Connecticut Children’s Medical Center is taking the lead in raising awareness about pediatric organ donation.
It can be a difficult topic to discuss, but one that saves lives.
The nation's first Pediatric Donate Life flag was raised at the hospital to raise awareness about organ donation.
“This flag represents love, loss, and hope for the patient families here at Connecticut Children’s,” said Jim Shmerling, the hospital’s president and CEO.
“It’s this type of collaboration that is critical to ensuring that together we provide The life-saving organ donation transplantation services that are needed by so many,” Alexandra Glazier, president and CEO of New England Donor Services, said.
Janis Wohlschlager’s son Joey was a patient at Connecticut Children’s.
“December 1, 2005 Joey committed suicide,” she said. “He was 11 years old. He was in the fifth grade.”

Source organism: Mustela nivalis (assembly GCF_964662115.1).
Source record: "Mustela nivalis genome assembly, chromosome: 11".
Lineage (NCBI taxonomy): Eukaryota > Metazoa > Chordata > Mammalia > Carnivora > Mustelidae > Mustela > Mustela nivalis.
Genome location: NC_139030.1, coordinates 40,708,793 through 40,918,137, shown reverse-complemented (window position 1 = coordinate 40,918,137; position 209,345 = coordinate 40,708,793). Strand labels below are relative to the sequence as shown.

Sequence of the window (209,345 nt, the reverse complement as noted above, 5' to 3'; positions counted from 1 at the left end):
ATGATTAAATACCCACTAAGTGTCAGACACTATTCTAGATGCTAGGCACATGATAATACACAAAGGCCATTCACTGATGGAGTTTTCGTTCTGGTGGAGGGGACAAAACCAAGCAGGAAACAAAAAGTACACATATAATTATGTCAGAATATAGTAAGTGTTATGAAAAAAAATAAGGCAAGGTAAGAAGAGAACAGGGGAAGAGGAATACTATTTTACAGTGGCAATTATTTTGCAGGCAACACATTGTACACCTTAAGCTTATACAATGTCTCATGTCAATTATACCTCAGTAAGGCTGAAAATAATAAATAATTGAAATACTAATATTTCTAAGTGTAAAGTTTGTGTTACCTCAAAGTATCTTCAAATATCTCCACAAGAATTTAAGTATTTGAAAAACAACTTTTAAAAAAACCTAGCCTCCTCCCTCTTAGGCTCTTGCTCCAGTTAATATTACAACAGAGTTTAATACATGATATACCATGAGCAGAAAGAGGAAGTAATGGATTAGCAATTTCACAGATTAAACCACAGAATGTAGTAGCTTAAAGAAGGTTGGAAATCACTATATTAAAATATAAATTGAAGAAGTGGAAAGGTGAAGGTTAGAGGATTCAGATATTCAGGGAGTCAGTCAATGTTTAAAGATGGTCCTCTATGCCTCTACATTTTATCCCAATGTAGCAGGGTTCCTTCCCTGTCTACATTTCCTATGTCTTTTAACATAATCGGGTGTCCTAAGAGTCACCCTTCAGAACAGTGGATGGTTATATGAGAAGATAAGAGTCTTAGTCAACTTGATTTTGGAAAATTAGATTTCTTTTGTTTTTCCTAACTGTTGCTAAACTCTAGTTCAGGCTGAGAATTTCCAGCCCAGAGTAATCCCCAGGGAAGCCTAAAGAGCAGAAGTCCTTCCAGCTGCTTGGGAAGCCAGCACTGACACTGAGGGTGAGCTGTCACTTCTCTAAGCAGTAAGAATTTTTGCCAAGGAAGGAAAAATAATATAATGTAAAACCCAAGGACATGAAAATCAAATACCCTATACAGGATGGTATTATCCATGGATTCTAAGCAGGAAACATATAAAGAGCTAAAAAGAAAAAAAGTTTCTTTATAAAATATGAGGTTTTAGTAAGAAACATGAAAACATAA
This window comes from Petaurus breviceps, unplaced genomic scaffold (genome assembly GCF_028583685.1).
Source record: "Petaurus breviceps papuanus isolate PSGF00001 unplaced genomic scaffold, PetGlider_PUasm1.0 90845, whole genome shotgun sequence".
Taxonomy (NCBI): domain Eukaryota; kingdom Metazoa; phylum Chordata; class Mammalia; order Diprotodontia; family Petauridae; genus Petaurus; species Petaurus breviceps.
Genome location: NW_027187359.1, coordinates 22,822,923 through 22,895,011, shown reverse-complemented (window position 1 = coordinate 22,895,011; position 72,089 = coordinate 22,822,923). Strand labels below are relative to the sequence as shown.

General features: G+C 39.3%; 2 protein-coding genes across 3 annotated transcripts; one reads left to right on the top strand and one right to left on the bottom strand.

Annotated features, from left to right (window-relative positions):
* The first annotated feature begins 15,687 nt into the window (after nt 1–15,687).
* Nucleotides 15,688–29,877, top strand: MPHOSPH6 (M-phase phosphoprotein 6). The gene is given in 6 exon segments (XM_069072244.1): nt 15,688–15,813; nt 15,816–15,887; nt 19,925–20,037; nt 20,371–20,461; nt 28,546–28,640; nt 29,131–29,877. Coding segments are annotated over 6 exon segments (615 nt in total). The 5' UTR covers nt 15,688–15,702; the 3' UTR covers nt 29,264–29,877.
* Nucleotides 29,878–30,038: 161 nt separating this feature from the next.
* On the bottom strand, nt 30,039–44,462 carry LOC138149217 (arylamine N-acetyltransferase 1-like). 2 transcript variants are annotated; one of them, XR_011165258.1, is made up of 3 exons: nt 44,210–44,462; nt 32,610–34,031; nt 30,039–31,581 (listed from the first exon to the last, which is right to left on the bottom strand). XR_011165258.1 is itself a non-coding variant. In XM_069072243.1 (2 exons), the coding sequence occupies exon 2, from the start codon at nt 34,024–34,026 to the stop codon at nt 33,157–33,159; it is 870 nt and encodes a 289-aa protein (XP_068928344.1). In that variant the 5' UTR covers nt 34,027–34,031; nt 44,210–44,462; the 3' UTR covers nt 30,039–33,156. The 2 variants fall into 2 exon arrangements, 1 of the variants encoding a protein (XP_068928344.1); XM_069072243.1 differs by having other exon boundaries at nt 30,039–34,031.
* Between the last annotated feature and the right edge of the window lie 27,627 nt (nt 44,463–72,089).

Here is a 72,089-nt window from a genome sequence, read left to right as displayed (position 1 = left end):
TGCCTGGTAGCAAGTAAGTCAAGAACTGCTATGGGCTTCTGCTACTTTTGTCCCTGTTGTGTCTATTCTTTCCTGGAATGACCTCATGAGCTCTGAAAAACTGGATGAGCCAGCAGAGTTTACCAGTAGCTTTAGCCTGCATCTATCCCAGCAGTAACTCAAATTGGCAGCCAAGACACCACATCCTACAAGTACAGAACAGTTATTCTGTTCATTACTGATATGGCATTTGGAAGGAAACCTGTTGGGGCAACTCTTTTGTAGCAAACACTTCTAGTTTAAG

Doctors declared Joey brain dead and his parents chose to donate his organs to help others live on.
“Joey’s liver went to a 45-year-old man from Connecticut,” said Wohlschlager. “His left kidney went to a 41-year-old man from Connecticut. His right kidney went to a 24-year-old male from Connecticut. And his heart went to a 71-year-old woman from New York.”
Eleven kids became organ donors in New England this year, two of them from Connecticut Children’s.
Fifteen-year-old Nate Daly got a kidney.
“Before I got the transplant I was tired and had headaches all the time,” Daly said. “But after I received the transplant I had lots of energy.”
“We’re now celebrating in a couple weeks-- a one year anniversary,” said Nate’s father, Matthew Daly.
During a time of such great loss, doctors say pediatric organ donation saves lives.
“Those conversations may seem difficult to have, but it’s really an amazing gift that people can give,” Dr. Cynthia Silva, Connecticut Children's nephrologist.